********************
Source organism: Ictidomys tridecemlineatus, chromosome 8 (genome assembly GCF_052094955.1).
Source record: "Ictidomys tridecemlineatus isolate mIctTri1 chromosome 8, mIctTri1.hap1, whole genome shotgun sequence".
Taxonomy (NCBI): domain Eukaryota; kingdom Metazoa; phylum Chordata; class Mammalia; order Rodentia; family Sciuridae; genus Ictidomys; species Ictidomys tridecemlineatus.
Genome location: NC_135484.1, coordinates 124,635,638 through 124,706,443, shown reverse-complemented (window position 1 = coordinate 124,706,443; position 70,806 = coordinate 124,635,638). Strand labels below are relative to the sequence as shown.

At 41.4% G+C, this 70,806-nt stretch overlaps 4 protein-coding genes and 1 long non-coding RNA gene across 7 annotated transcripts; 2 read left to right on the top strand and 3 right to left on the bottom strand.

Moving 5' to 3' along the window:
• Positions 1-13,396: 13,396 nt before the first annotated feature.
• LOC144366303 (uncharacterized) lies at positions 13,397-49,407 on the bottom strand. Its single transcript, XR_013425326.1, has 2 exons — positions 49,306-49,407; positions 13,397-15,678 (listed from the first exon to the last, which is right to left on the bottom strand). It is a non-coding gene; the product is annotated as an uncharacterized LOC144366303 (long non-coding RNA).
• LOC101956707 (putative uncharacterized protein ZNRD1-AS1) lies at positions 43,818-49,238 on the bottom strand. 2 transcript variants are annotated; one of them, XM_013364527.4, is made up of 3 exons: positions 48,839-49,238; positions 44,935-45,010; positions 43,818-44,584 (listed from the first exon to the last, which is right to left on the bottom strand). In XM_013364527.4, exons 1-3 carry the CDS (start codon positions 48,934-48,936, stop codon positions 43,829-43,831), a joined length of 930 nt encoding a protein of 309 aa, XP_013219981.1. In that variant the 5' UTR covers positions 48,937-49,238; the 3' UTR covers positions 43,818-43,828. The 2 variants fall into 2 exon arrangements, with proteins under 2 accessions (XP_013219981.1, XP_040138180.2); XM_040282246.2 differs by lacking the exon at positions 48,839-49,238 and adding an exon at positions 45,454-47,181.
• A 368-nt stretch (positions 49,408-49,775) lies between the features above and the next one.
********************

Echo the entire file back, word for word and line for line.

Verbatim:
Source organism: Ictidomys tridecemlineatus, chromosome 8 (genome assembly GCF_052094955.1).
Source record: "Ictidomys tridecemlineatus isolate mIctTri1 chromosome 8, mIctTri1.hap1, whole genome shotgun sequence".
Taxonomy (NCBI): domain Eukaryota; kingdom Metazoa; phylum Chordata; class Mammalia; order Rodentia; family Sciuridae; genus Ictidomys; species Ictidomys tridecemlineatus.
Genome location: NC_135484.1, coordinates 124,635,638 through 124,706,443, shown reverse-complemented (window position 1 = coordinate 124,706,443; position 70,806 = coordinate 124,635,638). Strand labels below are relative to the sequence as shown.

At 41.4% G+C, this 70,806-nt stretch overlaps 4 protein-coding genes and 1 long non-coding RNA gene across 7 annotated transcripts; 2 read left to right on the top strand and 3 right to left on the bottom strand.

Moving 5' to 3' along the window:
• Positions 1-13,396: 13,396 nt before the first annotated feature.
• LOC144366303 (uncharacterized) lies at positions 13,397-49,407 on the bottom strand. Its single transcript, XR_013425326.1, has 2 exons — positions 49,306-49,407; positions 13,397-15,678 (listed from the first exon to the last, which is right to left on the bottom strand). It is a non-coding gene; the product is annotated as an uncharacterized LOC144366303 (long non-coding RNA).
• LOC101956707 (putative uncharacterized protein ZNRD1-AS1) lies at positions 43,818-49,238 on the bottom strand. 2 transcript variants are annotated; one of them, XM_013364527.4, is made up of 3 exons: positions 48,839-49,238; positions 44,935-45,010; positions 43,818-44,584 (listed from the first exon to the last, which is right to left on the bottom strand). In XM_013364527.4, exons 1-3 carry the CDS (start codon positions 48,934-48,936, stop codon positions 43,829-43,831), a joined length of 930 nt encoding a protein of 309 aa, XP_013219981.1. In that variant the 5' UTR covers positions 48,937-49,238; the 3' UTR covers positions 43,818-43,828. The 2 variants fall into 2 exon arrangements, with proteins under 2 accessions (XP_013219981.1, XP_040138180.2); XM_040282246.2 differs by lacking the exon at positions 48,839-49,238 and adding an exon at positions 45,454-47,181.
• A 368-nt stretch (positions 49,408-49,775) lies between the features above and the next one.